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Let's bring in Monica Crowley and syndicated radio talk show host also at Fox News contributor let's start with Snowden in many people calling him a martyr.
But so much people are relying so much on what he said and yesterday general Alexander who is testifying head of the NSA.
When Snowden had said he could tap into anything americans' phone or email it.
Alexander said that's false gap so we act and we have to take what he says at this point very carefully grain of -- I think.
Look there are a lot of parts of the story that really aren't quite jelling and there are a lot of conflicting pieces that enough information as you just mentioned but also how much money he was making he claimed he is making over 200000 it's actually about 122.
These may seem like small details but it does really cast a shadow.
On -- larger credibility we really know much about this -- at all we don't really know the level of access that he had the NSA director was disputing that yesterday.
We don't know what kind of information he's in possession of he claims he has more that he's going to disclosed we don't know any of that we actually really don't know who he's working for.
I mean the fact that he fled to Hong Kong and he's giving these interviews now to the South China Sea morning press.
And he's talking to the Chinese about wanting to fight extradition back to United States.
We really don't know whose side he's on that's a separate issue apart learned from the -- disclosures that he's made that is.
But the disclosures that he's made have started this conversation which he claims he wanted to start about privacy and everything else because we are talking about it now -- even cut testifying about it on Capitol Hill.
Where do you stand -- all of that and the defense is Peter said from Robert -- today the FBI director that if these programs were in place before 9/11 maybe they would have prevented the attack.
Maybe but there's no really there there's no good way of knowing knowing -- right.
Might everytime I think about this and I think about their argument that this is so critical in terms of fighting terrorism and our national security I want to believe that's true and I'm all for.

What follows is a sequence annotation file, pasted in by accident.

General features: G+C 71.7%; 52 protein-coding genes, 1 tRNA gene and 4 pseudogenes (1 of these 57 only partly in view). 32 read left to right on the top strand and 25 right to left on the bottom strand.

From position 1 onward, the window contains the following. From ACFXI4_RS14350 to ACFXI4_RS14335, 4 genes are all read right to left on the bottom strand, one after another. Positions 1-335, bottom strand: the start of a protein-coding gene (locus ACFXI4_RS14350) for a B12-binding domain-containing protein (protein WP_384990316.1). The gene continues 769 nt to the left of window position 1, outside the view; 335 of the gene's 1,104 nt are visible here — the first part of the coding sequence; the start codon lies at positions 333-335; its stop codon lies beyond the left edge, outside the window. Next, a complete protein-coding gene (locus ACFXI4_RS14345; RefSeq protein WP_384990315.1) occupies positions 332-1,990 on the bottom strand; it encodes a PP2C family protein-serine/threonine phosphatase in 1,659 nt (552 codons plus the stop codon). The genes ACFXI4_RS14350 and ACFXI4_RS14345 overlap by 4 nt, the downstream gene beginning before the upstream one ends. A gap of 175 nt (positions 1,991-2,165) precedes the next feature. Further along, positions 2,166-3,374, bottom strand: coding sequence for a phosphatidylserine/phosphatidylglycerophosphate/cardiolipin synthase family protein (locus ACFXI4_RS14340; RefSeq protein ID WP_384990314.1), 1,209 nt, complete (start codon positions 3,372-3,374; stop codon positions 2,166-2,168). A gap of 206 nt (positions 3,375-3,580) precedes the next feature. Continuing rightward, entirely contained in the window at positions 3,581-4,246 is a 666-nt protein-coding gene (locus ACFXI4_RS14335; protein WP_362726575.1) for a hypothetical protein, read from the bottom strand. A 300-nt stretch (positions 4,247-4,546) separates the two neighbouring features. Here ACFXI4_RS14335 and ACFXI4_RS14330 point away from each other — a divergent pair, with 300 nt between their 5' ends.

I'm all for secrecy in terms of carrying out -- national security policies to keep the American people safe.
But I also think is a critical question to ask.
What are they doing in our name you know it's one thing to go in and take a look at potential terrorists and terrorist suspects who are abroad or even who are here at home.
-- really start casting a larger net.
We cut at the American people really do have a right to know what -- doing in -- -- the largest net is the collection of phone records but did these as the wall street journal editorial page pointed out I think last week.
These data sets are so enormous that -- only algorithms can understand them right and so.
We actually it's less of an invasion of privacy with this vast amount of information because the alternative would be individual searches and it and then actually having to target.
Individuals and -- -- -- -- know what you thought of that yeah I know I think that most of the American people would before that's taking most of the American people are for.
Giving up some level of privacy in order to be secure given this new threat environments.
But when you take a look at this or -- -- case for example this case that was tailor made for exactly this kind of surveillance program.
You had two individuals here you -- red flares being sent up by a foreign government by Vladimir Putin's government watch these two individuals.
He -- overseas phone calls taking place to Chechnya of all places.
If this dragnet really were working it should've caught -- -- -- Brothers before they were able to carry out that terror attack so I think most of the American people would say.
This is a great program if it's gonna keep it safe and it unsafe and if it's going to be run confidently and efficiently put -- we -- -- to see that -- put up -- body searches at the airport that's an invasion of privacy and that's exactly right and -- given the context of this severe abuse of power that we're seeing from the IRS this kind of -- -- program gets put in that context fairly or not the American people are saying wait a minute here.
How much privacy do we really have left is this really -- America -- problems.
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